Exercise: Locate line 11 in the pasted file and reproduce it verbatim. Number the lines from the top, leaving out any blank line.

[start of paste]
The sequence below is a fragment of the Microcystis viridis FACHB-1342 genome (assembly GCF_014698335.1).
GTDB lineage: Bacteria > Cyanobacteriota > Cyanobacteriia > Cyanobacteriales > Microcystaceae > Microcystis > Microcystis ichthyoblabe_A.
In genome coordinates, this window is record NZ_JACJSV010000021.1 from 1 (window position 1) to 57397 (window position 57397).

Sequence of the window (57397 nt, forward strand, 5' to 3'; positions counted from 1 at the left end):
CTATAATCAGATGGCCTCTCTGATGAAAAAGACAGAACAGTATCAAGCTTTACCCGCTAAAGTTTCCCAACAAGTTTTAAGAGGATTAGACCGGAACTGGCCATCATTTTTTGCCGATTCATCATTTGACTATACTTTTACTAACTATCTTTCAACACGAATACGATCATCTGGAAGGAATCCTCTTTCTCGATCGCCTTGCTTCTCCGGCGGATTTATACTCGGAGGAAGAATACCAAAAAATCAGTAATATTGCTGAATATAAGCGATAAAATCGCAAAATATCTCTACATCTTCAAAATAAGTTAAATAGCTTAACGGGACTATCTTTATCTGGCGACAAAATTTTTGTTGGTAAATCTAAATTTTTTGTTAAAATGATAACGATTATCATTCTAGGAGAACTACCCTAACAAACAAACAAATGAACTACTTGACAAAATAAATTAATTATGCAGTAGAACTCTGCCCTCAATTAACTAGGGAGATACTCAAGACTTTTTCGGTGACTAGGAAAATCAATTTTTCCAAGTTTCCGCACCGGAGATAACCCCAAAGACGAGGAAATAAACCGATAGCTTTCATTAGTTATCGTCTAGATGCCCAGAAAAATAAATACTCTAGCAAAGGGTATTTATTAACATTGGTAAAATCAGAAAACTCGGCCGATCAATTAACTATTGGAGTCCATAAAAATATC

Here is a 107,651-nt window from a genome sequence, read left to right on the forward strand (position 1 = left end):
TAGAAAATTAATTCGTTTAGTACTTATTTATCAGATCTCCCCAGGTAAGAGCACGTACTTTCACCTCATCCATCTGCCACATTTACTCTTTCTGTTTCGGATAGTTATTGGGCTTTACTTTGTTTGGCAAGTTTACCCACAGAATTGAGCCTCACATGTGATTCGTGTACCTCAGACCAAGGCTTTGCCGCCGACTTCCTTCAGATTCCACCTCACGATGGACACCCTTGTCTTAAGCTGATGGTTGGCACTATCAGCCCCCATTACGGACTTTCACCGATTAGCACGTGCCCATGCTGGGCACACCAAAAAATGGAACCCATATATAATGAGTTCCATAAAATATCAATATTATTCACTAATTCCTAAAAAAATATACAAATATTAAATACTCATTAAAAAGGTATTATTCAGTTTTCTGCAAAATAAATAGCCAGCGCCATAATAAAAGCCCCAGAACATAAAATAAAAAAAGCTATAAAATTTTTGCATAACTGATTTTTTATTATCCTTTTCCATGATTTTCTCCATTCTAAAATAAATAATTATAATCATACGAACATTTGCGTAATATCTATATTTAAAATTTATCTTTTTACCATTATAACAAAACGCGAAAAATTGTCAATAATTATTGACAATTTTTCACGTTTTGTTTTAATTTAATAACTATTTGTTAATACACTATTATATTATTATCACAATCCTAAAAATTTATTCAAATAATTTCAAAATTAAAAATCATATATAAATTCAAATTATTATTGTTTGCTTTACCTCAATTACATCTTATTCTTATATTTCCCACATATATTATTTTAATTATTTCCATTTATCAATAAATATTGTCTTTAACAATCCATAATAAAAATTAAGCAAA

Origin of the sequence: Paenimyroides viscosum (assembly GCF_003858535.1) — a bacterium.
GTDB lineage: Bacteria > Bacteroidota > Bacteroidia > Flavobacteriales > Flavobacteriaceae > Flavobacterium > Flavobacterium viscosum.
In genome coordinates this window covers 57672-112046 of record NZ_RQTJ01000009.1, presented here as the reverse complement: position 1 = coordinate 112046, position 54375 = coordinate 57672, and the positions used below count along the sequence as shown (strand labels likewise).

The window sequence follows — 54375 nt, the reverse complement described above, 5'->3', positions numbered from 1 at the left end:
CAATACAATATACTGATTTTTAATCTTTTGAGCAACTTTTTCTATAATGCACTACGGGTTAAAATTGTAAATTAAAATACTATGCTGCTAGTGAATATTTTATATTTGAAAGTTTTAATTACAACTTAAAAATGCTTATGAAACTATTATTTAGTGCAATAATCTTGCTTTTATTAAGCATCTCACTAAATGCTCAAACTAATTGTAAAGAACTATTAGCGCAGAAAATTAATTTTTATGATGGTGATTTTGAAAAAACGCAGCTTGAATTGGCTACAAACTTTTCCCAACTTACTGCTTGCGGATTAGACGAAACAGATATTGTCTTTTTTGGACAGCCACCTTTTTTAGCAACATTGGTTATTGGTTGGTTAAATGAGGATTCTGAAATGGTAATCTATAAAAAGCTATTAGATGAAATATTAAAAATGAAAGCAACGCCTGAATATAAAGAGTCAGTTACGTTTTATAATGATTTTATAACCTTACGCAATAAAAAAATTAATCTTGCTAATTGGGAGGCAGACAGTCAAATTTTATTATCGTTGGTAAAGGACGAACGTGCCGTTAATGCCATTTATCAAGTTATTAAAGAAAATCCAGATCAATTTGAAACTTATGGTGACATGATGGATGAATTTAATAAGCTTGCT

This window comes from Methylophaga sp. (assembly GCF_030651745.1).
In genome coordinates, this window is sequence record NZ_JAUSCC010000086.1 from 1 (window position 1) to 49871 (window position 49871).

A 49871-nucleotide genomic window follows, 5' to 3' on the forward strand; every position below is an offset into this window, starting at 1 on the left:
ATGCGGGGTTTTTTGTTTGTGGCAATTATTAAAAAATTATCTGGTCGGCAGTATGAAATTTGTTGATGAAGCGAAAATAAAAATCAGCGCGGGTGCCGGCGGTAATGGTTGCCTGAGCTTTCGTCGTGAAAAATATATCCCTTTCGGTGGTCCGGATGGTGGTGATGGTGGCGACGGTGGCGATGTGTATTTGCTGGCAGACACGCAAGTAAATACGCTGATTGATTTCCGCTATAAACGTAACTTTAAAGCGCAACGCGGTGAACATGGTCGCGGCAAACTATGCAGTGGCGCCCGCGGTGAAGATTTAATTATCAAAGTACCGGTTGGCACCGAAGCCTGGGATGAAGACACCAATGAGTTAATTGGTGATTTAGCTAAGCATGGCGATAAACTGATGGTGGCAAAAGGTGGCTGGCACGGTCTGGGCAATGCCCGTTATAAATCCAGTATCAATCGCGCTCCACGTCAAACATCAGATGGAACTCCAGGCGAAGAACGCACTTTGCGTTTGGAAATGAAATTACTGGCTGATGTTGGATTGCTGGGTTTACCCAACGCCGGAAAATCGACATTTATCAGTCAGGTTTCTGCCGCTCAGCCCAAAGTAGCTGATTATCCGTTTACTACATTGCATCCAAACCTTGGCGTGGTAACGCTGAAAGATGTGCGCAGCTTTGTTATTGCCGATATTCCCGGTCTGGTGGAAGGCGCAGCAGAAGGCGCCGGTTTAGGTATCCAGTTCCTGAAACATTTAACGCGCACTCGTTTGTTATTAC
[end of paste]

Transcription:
The window sequence follows — 54375 nt, the reverse complement described above, 5'->3', positions numbered from 1 at the left end: